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  Walking was becoming increasingly difficult for Saartje. The vets at the University Animal Hospital in Utrecht quickly established what was wrong: Saartje had osteosarcoma, a type of bone cancer that occurs in both dogs and children.   In order to save Saartje's life, the vets amputated her leg. Now Saartje is pain-free, and the malignant tumor can't spread any further. What's more, Saartje's tumor kickstarts an important research project aimed at helping both dogs and children with osteosarcoma.   Drs. Roelof van Ewijk is a fellow in pediatric oncology and a researcher at the Princess Máxima Center for pediatric oncology in Utrecht. “Bone cancer is a rare disease. Osteosarcoma is the most common form of bone cancer in children and young adults. It is a highly form of aggressive cancer for which treatment with chemotherapy and surgery are very important. We are working very hard to improve the treatment, but at the moment, in 2 out of 5 patients, the cancer will return.”   Further research is urgently needed   Dr. Maurice Zandvliet is a veterinarian at the University Animal Hospital and specializes in veterinary oncology. “Bone tumors do not only occur in humans. Osteosarcoma is the most common bone tumor in dogs and, in certain breeds, even 27 times more common in dogs than in humans. We know from various scientific studies that osteosarcoma in humans and animals are surprisingly similar and behave very similarly in the patient." “By studying MRI scans and the sensitivity of the tumor tissue to medication, among other things, we'll be able to gain a better understanding of how this tumor works and how we might be able to defeat it. And by treating osteosarcoma in dogs, we simultaneously gain new insights into how osteosarcoma works in humans. That way, we are able to make substantial contributions to improve diagnostics and treatment options.” In addition, the specialists of the Princess Máxima Center for pediatric oncology are much further in the field of treatment methods. Pediatric oncologist Dr. Lianne Haveman explains: “In addition to conducting research together, we can advise our veterinary colleagues on how to treat osteosarcoma in dogs more effectively. Through exchanging knowledge about osteosarcoma we are able to fasttrack the development in both human and veterinary medicine."   Collaboration of the Faculty of Veterinary Medicine, UMC and PMC   Treating a dog with osteosarcoma, while at the same time gaining valuable insight into how osteosarcoma works in children? That is where the research team from the Faculty of Veterinary Medicine, the Princess Máxima Center and the UMC Utrecht are aiming towards. Prof. Jeroen Hendrikse is chairman of the image and oncology division of UMC Utrecht. “Utrecht Science Park is at the forefront, both nationally and internationally, to promote and advance these kinds of collaboration. In this project we want to bundle our joint expertise in the field of radiology and oncology in humans and animals, and together develop greater knowledge on how to treat osteosarcoma - and cancer in general - in human and veterinary patients even better.” The collaboration between veterinary and human medicine in the field of osteosarcoma is just one example of the enormous value of so-called "One Medicine" research. New insights into the diagnosis, treatment and prognosis of cancer in veterinary patients not only lead to an improvement in the health and welfare of animals, but can also mean a lot in the fight against cancer in humans, while at the same time reducing the use of laboratory animals.    Will you help?   Your contribution ensures that we'll be able to help dogs and children with osteosarcoma even better. Let's fight cancer together! Are you the owner of a dog with osteosarcoma and are you considering treatment? Please leave your contact details here. One of our oncologists will contact you as soon as possible to inform you about the treatment options.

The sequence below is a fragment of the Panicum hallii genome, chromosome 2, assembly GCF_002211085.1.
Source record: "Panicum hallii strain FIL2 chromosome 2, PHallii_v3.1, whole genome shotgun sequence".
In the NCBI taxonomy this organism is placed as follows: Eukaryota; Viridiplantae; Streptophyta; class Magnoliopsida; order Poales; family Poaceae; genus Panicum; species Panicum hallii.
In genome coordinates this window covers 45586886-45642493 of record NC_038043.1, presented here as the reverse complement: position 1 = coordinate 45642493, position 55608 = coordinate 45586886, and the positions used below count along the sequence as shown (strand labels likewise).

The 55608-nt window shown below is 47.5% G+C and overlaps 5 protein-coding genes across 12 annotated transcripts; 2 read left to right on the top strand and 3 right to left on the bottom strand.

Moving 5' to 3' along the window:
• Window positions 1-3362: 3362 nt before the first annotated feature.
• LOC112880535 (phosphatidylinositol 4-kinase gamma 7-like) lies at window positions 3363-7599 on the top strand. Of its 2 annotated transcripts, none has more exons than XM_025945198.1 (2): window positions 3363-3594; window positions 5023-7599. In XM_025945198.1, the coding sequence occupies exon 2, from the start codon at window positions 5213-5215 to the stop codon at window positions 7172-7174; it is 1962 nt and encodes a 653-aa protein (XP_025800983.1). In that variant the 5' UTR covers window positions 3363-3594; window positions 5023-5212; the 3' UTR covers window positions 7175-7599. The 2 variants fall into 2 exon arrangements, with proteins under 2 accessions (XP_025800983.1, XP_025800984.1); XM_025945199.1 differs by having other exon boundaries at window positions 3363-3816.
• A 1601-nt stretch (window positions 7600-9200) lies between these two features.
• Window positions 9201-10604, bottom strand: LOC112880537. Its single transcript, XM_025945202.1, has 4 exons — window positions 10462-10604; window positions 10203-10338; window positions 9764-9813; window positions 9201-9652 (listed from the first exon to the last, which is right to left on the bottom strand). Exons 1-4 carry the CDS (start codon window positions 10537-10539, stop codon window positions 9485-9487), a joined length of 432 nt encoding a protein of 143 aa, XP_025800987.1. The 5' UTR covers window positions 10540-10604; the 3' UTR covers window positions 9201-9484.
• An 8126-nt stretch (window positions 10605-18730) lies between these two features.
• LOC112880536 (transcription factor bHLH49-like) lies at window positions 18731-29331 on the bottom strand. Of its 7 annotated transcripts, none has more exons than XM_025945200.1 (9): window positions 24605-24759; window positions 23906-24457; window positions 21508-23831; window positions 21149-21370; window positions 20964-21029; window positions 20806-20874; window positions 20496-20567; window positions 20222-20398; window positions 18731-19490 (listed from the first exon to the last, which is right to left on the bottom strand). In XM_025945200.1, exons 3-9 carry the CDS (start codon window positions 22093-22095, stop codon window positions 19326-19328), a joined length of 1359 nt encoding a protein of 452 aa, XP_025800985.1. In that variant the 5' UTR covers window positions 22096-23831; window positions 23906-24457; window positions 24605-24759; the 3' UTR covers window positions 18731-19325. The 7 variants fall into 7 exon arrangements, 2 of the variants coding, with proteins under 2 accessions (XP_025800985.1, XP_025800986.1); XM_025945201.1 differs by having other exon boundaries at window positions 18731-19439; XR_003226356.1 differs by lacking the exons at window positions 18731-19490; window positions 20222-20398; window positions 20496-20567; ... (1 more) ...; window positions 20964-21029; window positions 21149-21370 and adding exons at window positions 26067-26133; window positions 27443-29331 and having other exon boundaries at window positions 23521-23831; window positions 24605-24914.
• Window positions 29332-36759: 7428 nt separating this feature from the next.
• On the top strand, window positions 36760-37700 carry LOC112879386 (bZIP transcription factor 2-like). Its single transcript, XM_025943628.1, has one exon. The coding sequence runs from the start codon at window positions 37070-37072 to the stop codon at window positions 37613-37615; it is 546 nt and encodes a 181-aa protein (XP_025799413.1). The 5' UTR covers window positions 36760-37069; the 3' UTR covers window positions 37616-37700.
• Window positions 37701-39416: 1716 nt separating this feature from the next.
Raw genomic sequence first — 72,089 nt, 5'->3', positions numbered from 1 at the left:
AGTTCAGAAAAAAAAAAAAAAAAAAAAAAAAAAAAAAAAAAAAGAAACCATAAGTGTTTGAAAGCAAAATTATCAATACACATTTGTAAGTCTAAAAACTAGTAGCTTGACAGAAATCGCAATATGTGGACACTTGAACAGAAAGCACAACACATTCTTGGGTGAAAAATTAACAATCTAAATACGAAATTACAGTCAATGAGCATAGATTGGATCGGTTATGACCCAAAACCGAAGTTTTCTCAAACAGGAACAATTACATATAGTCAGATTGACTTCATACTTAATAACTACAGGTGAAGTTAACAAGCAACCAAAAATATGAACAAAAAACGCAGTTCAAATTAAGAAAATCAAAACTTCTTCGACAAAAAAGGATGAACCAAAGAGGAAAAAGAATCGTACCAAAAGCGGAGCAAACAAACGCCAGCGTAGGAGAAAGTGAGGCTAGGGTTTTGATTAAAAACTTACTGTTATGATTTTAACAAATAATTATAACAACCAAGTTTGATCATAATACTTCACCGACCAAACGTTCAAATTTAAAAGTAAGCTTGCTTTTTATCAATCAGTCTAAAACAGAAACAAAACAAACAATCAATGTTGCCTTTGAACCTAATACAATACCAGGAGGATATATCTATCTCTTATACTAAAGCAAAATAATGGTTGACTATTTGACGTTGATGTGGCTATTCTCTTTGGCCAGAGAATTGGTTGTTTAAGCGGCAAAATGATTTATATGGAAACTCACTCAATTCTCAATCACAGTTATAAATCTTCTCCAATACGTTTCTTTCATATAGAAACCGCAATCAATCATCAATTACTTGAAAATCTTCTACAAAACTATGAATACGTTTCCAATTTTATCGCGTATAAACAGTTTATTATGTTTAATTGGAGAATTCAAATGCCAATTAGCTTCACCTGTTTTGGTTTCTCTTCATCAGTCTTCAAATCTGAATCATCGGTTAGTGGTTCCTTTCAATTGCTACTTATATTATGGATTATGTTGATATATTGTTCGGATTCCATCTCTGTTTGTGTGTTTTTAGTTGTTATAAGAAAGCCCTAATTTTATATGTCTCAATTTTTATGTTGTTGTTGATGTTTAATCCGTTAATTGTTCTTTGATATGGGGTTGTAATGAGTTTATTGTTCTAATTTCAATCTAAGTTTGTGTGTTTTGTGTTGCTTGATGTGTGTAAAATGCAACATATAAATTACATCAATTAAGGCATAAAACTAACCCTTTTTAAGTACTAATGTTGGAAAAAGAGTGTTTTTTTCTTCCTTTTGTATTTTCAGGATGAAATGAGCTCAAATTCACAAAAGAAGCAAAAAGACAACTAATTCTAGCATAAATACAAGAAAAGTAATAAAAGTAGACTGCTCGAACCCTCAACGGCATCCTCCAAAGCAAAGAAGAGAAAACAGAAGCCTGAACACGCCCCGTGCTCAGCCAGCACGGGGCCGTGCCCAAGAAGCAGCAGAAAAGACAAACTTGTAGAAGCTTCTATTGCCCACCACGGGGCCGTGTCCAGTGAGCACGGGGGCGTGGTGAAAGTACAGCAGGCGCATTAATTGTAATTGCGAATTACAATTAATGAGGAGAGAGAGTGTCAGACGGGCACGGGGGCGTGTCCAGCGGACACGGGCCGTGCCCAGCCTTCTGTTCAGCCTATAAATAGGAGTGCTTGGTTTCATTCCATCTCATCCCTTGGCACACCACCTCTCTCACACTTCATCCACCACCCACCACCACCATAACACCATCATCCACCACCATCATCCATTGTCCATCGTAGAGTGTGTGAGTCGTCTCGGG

Together against osteosarcoma

Leidsch Dagblad | Hulphond Senna haalt haar baas Tessa uit diepe dalen

11-06-2021 | 18:00

Een hond die je uit de diepste dalen kan halen... ‘Senna helpt me mijn leven terug te geven. Dankzij Senna ben ik echt een ander mens geworden; sta ik beter in het leven.’ Tessa (24) heeft haar hulphond Senna sinds vorig jaar september. Voor de kosten van de opleiding tot assistentiehond moet ze zelf opdraaien, maar dat weerhoudt haar er niet van. Want dat het werkt merkt ze aan alle kanten, verteld ze in een artikel in het Leidsch Dagblad.  

De faculteit Diergeneeskunde doet met de projecten V-PWR en H-PWR onderzoek naar het effect van hulphonden en de interactie met paarden op veteranen met PTSS. Nienke Endenburg legt in het artikel uit waarom dit zo belangrijk is voor mensen zoals Tessa. 

“Lukt het om hard te maken dat zo’n hulphond zin heeft, bijvoorbeeld doordat patiënten minder medicatie nodig hebben of hun kwaliteit van leven beter wordt, dan vindt ze dat verzekeraars of gemeenten alles of een groot gedeelte van de opleiding van de hond moeten vergoeden. ‘Dat gebeurt nu meestal juist niet. Wat soms best heel verdrietig is. Dit najaar willen we tevens onderzoeken wat een hulphond kan betekenen voor familieleden. Ook zij lijden er soms heel erg onder; gebruiken ook medicatie en krijgen ook hulp.’ Haar inschatting is dan ook dat verzekeraars op termijn ’zeker niet om de honden heen’ kunnen.”

En dat geldt ook voor het H-PWR project waarbij we onderzoek doen naar het effect van de interactie tussen veteraan en paard, benadrukt Nienke Endenburg.

Meer weten over V-PWR en H-PWR? https://dierenveteraan.vriendendiergeneeskunde.nl/

Beeld & tekst | Leidsch Dagblad

 

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